The obvious question is, how will the AS2 suceed where Concorde failed? The restrictions for supersonic flight over land are still very much in place. Because of the sonic boom created by shock waves as the aircraft crosses the sound barrier, these aircraft are not permitted to over fly land for environmental and social reasons. So what has changed?

A model of the Aerion AS2 Supersonic Business Jet (SBJ).Note the squareness of the wings, much more like a modern fighter than the classic Concorde delta type wing.
A model of the Aerion AS2 Supersonic Business Jet (SBJ). Note the squareness of the wings, much more like a modern fighter than the classic Concorde delta type wing.

There is certainly pressure in the United States on governing bodies to relax the rules around supersonic flight over land. This may or may not be successful. However, in Europe there seems to be no appetite for relaxing these rules, and Europe of course is a huge destination for any business related travel. Relaxing of legislation, therefore, cannot be a condition that supersonic plane makers should count on.

The solution has to be in the technology. To minimise the sound shock wave as much as possible, the AS2 is designed with a very long tapered fuselage. This helps to control the length of the wave, thereby lessening the resultant boom. Aerion have developed BOOMLESS CRUISE™, which they say will enable the AS2 to cruise at speeds approaching Mach 1.2 without the sonic boom. This is dependant on temperature and wind. Once the AS2 gains certification Aerion intend to work with authorities in order to gain approval for this cruise capability.

There is a third feature in the AS2, in that it can fly just as efficiently at Mach .95 as it can at super sonic speeds. Mach .95 is still significantly faster than current passenger airliners, so with this flexibily, the AS2 certainly has the ability to suceed where Concorde failed. Whilst not as fast as Concorde, the AS2 has the capability of flying anywhere in the world without noise related restrictions. She will still have the ability to shave 3 hours off a trans Atlantic flight as compared to present day airliners, which is significant.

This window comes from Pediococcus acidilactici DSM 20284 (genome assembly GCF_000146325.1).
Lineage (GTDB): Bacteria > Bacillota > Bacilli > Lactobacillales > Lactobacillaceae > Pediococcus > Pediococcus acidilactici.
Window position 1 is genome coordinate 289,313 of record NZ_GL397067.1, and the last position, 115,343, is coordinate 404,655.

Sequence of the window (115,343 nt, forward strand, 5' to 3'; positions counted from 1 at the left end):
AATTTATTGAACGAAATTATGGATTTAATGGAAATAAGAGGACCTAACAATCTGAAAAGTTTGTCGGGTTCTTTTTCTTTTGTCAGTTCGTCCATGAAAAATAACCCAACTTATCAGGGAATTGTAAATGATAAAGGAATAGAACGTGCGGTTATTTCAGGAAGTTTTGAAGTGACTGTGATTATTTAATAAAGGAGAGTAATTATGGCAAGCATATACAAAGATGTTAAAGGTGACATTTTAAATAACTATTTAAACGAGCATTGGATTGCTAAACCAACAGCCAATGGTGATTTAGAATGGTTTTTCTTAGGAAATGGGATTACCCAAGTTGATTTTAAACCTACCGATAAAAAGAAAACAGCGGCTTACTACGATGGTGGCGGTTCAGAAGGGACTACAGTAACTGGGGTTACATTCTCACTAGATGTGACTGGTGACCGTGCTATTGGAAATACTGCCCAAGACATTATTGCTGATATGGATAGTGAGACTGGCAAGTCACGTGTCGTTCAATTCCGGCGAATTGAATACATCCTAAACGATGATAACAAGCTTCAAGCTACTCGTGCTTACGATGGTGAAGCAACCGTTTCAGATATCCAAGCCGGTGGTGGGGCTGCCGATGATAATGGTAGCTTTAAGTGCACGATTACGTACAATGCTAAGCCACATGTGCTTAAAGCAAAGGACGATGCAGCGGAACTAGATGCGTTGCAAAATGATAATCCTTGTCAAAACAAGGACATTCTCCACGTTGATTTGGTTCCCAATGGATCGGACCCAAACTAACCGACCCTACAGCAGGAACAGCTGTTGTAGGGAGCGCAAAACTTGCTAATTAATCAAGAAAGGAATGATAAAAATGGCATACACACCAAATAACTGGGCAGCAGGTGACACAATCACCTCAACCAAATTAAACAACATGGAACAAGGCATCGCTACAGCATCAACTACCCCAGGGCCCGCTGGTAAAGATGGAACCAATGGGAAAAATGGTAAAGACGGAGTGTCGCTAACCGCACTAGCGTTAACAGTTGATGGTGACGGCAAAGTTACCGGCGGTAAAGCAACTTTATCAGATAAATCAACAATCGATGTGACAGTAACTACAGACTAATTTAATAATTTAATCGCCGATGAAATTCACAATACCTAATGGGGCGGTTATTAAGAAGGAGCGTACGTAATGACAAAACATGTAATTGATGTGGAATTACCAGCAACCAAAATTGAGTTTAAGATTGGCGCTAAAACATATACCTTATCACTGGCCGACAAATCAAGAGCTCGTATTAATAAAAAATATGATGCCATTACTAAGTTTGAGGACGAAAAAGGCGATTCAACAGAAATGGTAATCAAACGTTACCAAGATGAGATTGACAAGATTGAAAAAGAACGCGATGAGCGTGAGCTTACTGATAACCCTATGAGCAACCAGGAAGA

The AS2 will come with various cabin configuration options, from standard airliner seating to dual cabins with lounge chairs in one and a meeting table in the other.

On the outside, the AS2 is very sleek as mentioned above, with a long tapered fuselage. Aerion have done away with the delta wing of Concorde and gone for a more square wing, similar to modern fighter jets. The wing is very square with sharp angles and very thin. Originally Aerion were leaning toward two 19,000 lb thrust Pratt and Whitney engines, but changed to the present configuration of three 15,000 lb thrust GE Aviation engines. The tri-jet configuration they found offered better take-off performance.

It will be great to see supersonic travel coming back into focus. The renewed interest will no doubt lead to technological advances and enable supersonic jets to become the new normal. That, surely, will make air travel much more attractive.